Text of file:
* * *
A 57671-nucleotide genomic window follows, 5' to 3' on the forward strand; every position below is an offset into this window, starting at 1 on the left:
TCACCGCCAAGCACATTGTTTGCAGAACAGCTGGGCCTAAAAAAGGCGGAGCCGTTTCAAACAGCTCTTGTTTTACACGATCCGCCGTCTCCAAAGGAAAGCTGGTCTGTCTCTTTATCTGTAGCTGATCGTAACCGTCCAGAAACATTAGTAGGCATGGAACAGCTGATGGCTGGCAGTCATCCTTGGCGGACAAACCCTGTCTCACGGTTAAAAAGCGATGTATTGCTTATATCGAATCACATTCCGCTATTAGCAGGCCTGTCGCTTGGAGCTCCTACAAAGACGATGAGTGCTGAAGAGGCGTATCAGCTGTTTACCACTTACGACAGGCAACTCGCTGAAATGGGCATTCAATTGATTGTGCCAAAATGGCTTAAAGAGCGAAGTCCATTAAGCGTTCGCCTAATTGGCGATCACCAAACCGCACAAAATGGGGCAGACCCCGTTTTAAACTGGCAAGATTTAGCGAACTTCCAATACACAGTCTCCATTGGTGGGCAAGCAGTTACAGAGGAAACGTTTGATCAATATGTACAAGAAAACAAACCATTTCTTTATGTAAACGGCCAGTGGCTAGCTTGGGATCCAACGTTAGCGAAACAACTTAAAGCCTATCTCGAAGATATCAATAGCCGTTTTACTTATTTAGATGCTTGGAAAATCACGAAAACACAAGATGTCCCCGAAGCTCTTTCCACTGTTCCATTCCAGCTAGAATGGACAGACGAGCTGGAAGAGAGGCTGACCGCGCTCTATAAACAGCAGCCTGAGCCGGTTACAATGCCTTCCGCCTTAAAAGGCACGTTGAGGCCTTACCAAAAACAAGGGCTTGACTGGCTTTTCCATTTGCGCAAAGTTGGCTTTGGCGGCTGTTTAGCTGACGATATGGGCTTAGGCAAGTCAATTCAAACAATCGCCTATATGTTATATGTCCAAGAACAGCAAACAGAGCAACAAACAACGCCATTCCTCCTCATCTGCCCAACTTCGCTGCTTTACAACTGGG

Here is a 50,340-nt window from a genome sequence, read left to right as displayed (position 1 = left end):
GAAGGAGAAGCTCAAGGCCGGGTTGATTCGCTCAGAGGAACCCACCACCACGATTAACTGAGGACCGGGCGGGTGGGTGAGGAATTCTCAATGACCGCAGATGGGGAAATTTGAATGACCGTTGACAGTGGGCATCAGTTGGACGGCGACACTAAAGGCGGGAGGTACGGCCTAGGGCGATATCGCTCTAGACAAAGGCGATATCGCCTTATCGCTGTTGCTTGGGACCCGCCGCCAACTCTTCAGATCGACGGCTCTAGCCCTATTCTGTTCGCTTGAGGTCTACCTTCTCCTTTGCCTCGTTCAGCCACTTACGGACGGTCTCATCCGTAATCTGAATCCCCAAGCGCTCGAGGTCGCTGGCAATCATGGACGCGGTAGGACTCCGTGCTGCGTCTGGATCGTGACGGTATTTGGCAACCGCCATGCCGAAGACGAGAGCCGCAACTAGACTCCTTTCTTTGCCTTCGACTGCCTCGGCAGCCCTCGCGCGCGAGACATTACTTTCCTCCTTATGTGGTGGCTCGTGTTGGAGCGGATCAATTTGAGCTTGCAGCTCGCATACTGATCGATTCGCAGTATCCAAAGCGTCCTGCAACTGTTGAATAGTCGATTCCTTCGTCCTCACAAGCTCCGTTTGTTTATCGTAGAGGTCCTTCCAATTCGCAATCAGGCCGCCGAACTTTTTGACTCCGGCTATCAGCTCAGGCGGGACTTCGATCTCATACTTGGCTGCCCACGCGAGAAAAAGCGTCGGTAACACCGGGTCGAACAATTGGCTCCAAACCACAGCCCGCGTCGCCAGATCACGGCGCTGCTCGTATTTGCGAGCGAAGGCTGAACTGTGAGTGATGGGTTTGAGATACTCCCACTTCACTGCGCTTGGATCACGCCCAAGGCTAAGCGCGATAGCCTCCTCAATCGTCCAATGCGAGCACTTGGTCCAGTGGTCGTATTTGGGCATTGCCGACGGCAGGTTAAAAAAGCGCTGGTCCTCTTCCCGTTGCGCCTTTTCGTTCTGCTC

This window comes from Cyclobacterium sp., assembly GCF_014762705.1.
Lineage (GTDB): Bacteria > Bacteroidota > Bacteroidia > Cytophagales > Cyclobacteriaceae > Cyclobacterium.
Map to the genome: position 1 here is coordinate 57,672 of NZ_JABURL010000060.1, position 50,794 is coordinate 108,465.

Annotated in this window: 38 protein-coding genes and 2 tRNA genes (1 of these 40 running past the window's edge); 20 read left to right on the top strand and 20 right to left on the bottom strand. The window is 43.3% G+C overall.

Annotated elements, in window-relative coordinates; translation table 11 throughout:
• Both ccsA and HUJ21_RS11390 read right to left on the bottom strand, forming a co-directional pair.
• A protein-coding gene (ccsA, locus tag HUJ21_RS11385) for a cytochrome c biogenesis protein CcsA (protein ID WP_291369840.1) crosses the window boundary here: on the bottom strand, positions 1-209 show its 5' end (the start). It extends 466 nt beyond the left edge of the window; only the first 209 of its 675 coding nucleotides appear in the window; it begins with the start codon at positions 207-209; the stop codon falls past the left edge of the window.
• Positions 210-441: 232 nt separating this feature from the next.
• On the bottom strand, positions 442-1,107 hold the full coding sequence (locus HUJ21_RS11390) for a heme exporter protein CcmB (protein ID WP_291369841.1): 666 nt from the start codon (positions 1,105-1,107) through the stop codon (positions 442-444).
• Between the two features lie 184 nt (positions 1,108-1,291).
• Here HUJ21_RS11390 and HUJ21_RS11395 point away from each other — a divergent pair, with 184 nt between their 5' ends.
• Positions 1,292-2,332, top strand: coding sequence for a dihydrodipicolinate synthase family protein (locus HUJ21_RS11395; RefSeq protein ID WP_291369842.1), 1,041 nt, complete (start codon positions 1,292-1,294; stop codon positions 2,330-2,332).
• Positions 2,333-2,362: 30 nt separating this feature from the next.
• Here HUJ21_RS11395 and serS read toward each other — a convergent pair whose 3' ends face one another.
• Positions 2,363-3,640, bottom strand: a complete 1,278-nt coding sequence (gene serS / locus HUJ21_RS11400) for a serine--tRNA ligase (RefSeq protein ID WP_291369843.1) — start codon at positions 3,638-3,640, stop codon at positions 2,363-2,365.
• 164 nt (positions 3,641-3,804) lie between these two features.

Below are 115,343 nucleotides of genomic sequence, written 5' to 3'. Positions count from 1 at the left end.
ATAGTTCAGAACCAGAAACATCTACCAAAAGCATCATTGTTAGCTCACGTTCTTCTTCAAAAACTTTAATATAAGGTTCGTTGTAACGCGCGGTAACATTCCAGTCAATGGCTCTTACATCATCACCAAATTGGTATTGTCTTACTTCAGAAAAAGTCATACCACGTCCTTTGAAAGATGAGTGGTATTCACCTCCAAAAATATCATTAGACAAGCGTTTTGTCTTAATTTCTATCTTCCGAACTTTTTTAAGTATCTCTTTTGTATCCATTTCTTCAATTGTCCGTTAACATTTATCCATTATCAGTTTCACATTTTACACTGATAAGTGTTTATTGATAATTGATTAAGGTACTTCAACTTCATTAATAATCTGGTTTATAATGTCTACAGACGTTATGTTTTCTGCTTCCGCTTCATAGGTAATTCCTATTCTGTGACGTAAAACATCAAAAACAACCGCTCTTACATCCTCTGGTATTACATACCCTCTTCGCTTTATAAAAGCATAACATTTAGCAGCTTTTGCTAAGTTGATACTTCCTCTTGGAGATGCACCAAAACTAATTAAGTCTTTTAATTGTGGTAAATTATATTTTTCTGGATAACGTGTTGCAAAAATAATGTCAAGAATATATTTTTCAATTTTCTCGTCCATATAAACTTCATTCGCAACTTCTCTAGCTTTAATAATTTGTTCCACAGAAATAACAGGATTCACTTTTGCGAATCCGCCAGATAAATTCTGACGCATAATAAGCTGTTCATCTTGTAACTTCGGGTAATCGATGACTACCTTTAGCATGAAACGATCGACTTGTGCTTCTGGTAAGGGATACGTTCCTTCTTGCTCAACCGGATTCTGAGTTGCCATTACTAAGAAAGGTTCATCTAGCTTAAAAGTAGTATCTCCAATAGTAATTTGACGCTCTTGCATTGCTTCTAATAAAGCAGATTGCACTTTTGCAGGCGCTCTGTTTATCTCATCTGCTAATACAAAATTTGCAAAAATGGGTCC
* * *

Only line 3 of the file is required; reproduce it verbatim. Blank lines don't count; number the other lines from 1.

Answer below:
Here is a 50,340-nt window from a genome sequence, read left to right as displayed (position 1 = left end):